Saturday, 20 February 2010

Bumper Year

 It is official, Burgundy has had its best harvest in 10 years. The weather last summer was fantastic, no hail or frost in the growing season and so far fewer damaged grapes leading to more grapes being suitable to be turned into wine. In fact Burgundy has produced 1,584 million hectolitres (potentially 211,200 million bottles) of wine this year. This is the largest harvest since 1999. However, what are those remarks about quality not quantity? Amazingly because of the many hours of sun last summer and rain at just the right times, the grapes were also of a very high sugar content, leading to the possibility of one of the best vintages in living memory. So not only quantity but quality too. The farmers must be rejoicing.

Anyone who has ever been involved with farmers will know that they are very pessimistic creatures and one can understand why. Not only do they have relatively uncontrollable variations in quality and quantity but they also have uncontrollable variations in their market. The French wine market has been under threat from new world wines for many years now. The methods of the new world wine makers produce consistent wines, they have ironed out the quality so that the average wine drinker will get just what he is expecting, every time he opens a bottle. The traditional production methods of the French, produce a different bottle every year, some years not so good, but some years exceptional. The new world wines will never be able to beat those exceptional years. Interestingly the two countries who buy the most Burgundy wine are the UK and the US, the UK has moved very clearly over to new world wines and the US has a booming “new world” wine trade of its own, but the connoisseurs in both these countries have always been willing to afford the good Burgundies.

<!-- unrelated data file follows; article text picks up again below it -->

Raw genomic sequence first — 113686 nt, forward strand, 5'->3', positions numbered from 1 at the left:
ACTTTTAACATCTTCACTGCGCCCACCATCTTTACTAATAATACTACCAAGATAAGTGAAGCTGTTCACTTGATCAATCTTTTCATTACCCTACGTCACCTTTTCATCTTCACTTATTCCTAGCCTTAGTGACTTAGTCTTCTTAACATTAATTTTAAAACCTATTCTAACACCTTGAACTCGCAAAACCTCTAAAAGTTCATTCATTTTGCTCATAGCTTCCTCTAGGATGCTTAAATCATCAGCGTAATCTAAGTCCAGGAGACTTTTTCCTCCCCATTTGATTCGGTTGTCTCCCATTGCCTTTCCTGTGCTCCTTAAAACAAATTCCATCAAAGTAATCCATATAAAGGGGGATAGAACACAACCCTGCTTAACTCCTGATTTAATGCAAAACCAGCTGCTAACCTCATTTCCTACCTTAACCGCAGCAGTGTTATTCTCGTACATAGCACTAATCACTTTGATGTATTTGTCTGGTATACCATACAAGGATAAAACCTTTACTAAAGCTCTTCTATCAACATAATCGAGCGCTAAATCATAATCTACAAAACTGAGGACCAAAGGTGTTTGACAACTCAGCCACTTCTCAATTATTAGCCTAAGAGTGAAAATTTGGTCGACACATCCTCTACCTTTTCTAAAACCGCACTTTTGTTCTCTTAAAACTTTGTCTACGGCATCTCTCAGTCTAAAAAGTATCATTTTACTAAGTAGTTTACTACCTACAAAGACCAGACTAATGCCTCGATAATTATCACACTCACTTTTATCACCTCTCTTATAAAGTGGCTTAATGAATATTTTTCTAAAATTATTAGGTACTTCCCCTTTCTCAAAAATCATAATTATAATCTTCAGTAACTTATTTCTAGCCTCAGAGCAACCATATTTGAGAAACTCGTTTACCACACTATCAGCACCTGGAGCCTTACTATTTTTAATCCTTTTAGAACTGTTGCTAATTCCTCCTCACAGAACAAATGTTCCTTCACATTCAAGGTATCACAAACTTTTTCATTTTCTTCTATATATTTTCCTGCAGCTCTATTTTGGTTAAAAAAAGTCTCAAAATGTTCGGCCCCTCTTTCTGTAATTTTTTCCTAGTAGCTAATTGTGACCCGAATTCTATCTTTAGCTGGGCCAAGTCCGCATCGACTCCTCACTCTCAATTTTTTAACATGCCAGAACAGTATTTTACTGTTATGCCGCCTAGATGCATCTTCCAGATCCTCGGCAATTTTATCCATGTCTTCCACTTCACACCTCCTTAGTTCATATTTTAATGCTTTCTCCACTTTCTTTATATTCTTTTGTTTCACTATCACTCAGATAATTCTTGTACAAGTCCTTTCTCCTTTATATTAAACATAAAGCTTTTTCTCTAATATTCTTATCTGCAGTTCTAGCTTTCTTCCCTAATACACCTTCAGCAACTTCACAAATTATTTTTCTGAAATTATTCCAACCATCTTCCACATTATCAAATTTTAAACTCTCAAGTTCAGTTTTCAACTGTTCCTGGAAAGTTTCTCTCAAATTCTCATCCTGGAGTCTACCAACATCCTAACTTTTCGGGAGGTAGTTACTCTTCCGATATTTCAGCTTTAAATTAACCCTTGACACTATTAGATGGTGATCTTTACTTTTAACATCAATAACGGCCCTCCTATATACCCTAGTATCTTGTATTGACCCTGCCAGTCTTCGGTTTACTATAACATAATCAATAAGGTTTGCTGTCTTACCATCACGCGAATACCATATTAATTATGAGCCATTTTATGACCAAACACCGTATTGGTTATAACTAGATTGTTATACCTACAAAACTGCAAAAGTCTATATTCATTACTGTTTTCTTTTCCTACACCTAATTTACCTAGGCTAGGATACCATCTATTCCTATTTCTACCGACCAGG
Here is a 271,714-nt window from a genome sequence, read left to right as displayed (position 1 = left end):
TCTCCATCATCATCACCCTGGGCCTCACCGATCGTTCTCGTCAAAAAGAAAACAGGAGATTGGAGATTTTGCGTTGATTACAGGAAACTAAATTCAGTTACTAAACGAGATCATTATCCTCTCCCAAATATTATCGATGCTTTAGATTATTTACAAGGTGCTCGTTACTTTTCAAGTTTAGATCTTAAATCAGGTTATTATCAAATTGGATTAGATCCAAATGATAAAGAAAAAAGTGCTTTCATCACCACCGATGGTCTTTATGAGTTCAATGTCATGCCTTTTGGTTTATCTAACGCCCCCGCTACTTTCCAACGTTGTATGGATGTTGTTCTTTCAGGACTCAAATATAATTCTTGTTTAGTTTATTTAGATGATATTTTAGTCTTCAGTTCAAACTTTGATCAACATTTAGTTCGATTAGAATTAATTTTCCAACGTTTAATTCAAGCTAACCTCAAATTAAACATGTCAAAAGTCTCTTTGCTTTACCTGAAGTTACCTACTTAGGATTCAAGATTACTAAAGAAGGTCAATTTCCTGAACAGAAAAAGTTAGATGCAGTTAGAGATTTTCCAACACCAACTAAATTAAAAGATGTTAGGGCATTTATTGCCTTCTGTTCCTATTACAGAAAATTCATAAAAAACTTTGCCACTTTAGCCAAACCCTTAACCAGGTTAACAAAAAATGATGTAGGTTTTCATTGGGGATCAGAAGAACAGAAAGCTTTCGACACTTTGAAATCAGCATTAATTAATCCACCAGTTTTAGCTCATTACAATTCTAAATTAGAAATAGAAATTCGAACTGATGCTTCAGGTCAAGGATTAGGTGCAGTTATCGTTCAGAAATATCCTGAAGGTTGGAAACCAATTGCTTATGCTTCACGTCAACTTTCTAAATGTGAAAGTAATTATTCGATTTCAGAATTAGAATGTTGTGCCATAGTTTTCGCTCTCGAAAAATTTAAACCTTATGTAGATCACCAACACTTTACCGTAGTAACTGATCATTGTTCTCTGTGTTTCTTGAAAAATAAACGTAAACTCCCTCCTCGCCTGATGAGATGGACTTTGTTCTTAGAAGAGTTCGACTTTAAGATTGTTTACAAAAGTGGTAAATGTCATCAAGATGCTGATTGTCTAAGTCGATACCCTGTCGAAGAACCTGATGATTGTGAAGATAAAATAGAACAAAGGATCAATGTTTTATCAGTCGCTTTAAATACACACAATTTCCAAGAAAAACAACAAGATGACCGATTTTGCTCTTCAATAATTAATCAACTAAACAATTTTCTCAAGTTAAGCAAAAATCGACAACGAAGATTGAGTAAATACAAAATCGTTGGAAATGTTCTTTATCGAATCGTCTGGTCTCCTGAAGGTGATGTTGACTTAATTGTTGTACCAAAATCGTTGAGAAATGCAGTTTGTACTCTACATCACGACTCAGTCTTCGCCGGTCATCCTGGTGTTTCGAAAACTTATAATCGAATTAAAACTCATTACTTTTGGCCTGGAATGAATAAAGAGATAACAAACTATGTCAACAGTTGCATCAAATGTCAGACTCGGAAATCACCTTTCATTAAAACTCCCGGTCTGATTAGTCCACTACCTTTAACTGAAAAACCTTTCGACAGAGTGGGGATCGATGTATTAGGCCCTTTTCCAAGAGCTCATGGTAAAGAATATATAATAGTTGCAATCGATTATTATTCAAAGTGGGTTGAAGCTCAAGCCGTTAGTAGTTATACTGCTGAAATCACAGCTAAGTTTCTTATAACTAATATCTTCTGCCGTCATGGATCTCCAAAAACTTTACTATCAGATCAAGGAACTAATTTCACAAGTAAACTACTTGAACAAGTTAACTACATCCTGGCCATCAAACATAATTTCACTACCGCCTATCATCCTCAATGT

So, as I said, the farmers must be rejoicing, sadly no. The economic crisis and the drop in both the Dollar and Pound against the Euro have already dealt a blow to the French and now just when the Burgundian winemakers can cash in after a number of poor years, even the connoisseurs have run out of money.

My advise - if you want an excellent vintage at bargain basement prices, 2009 is the vintage to be laying down and 2010 is the time to buy it before the UK and US economies pick up and send the prices to the astronomic levels this vintage deserves.

La Tuilerie is in Cormatin which is on the edge of both the Mâconnais and Côtes Chalonaise wine growing areas. Here is our website

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